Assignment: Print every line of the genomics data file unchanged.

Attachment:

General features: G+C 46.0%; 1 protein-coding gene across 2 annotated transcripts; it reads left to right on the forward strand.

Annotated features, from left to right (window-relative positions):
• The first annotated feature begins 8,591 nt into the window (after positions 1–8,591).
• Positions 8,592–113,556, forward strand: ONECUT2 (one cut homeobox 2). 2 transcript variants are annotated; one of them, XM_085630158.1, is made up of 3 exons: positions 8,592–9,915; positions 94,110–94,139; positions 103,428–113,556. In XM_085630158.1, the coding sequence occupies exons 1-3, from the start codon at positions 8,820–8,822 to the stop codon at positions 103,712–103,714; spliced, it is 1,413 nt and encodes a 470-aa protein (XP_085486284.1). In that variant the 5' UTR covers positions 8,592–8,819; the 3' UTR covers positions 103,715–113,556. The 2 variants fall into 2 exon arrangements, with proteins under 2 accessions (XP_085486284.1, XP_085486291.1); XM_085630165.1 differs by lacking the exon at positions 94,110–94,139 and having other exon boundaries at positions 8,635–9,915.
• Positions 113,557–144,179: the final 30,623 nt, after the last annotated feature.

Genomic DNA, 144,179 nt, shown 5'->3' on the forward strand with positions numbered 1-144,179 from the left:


General features: G+C 46.0%; 1 protein-coding gene across 2 annotated transcripts; it reads left to right on the forward strand.

Annotated features, from left to right (window-relative positions):
• The first annotated feature begins 8,591 nt into the window (after positions 1–8,591).
• Positions 8,592–113,556, forward strand: ONECUT2 (one cut homeobox 2). 2 transcript variants are annotated; one of them, XM_085630158.1, is made up of 3 exons: positions 8,592–9,915; positions 94,110–94,139; positions 103,428–113,556. In XM_085630158.1, the coding sequence occupies exons 1-3, from the start codon at positions 8,820–8,822 to the stop codon at positions 103,712–103,714; spliced, it is 1,413 nt and encodes a 470-aa protein (XP_085486284.1). In that variant the 5' UTR covers positions 8,592–8,819; the 3' UTR covers positions 103,715–113,556. The 2 variants fall into 2 exon arrangements, with proteins under 2 accessions (XP_085486284.1, XP_085486291.1); XM_085630165.1 differs by lacking the exon at positions 94,110–94,139 and having other exon boundaries at positions 8,635–9,915.
• Positions 113,557–144,179: the final 30,623 nt, after the last annotated feature.

Genomic DNA, 144,179 nt, shown 5'->3' on the forward strand with positions numbered 1-144,179 from the left: